Biodiversity loss is bankrupting the natural economy – Ban

22 September 2010 – A rescue package similar to that introduced after the global financial crisis is urgently needed to halt the worldwide loss of biodiversity, which is resulting in a heavy human cost, Secretary-General Ban Ki-moon stressed today.

“We are bankrupting our natural economy,” he told a high-level General Assembly event on biodiversity, held at United Nations Headquarters in New York.

According to the UN Environment Programme (UNEP), ecosystems – and the biodiversity that underpins them – generate services worth trillions of dollars, supporting livelihoods around the world.

Characterizing ecosystems as “our natural capital,” Mr. Ban stressed that a loss of biodiversity can lead to the failure of crops, a drop in profits, a deepening of poverty and economic decline.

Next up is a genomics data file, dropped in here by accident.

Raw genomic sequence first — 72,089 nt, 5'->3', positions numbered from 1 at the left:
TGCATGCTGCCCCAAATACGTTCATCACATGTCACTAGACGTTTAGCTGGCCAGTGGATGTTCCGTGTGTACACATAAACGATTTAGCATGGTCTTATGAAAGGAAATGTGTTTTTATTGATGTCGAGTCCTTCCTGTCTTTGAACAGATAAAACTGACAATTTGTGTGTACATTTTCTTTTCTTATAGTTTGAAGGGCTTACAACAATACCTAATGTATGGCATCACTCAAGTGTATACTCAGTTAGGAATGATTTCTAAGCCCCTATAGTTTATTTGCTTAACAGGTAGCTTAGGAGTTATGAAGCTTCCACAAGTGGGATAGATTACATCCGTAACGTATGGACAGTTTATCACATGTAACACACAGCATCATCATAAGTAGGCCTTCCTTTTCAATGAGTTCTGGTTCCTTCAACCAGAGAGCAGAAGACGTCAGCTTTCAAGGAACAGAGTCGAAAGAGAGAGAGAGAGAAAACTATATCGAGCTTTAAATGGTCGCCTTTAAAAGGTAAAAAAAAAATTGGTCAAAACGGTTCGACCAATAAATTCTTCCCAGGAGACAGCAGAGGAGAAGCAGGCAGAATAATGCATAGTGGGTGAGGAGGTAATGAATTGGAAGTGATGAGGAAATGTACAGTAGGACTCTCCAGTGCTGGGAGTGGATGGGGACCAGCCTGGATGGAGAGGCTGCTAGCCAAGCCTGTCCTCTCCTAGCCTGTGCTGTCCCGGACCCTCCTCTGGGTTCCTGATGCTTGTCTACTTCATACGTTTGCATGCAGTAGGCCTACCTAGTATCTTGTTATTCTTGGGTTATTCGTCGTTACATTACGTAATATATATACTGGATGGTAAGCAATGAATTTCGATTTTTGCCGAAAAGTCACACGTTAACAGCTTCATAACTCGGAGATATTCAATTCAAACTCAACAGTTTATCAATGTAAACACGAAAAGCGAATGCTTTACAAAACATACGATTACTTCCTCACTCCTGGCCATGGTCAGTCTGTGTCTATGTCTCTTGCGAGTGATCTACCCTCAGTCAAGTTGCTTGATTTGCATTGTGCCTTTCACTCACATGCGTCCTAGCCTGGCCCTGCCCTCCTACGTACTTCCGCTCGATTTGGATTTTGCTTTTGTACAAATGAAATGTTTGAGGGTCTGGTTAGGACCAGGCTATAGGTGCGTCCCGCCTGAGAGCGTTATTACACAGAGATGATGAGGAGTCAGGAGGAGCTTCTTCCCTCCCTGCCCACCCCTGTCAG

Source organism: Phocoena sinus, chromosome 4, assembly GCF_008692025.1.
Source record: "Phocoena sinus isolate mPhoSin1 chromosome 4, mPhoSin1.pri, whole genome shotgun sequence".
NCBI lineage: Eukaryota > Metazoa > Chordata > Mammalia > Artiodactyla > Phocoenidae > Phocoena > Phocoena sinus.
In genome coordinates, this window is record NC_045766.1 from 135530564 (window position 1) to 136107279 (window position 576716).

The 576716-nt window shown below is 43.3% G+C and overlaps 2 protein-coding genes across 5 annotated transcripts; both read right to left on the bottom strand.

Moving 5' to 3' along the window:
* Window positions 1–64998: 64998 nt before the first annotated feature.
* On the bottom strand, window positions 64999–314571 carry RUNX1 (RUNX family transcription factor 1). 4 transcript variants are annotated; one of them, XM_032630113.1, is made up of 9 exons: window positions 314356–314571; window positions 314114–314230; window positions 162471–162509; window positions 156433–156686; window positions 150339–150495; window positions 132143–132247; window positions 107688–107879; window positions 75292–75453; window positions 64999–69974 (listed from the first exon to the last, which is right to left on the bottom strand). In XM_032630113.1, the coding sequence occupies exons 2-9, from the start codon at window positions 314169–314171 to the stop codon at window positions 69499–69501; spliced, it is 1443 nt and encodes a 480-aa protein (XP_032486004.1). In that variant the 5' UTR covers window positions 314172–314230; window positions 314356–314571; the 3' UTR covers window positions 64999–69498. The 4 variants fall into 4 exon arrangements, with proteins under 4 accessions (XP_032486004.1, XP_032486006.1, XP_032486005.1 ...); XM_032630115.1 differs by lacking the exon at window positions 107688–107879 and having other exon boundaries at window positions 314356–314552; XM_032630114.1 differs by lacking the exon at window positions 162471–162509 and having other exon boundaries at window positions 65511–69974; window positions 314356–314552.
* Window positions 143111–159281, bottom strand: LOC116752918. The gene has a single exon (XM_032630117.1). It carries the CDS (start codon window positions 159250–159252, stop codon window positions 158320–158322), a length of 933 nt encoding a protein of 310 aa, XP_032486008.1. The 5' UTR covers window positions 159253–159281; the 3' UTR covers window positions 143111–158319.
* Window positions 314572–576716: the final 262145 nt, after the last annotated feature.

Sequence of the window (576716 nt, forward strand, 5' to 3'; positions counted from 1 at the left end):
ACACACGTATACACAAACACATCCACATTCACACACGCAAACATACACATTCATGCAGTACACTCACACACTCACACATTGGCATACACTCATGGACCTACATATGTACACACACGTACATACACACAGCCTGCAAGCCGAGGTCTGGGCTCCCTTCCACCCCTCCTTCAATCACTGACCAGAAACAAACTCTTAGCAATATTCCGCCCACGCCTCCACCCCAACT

“Allowing [our natural infrastructure] to decline is like throwing money out of the window,” he said.

According to the UN, the world will not meet the 2010 target to slow the decline in biodiversity, part of the eight globally-agreed Millennium Development Goals (MDGs).

Nearly 17,000 plant and animal species are currently at risk of extinction, while the number of species under threat of being wiped out is also growing by the day.

Although investment to reverse biodiversity decline has increased, the main causes of the decline – high consumption rates, habitat loss, pollution and climate change – are not adequately being tackled.

The Secretary-General called on world leaders to commit to reducing biodiversity loss. “This will be your legacy – your gift for generations to come.”


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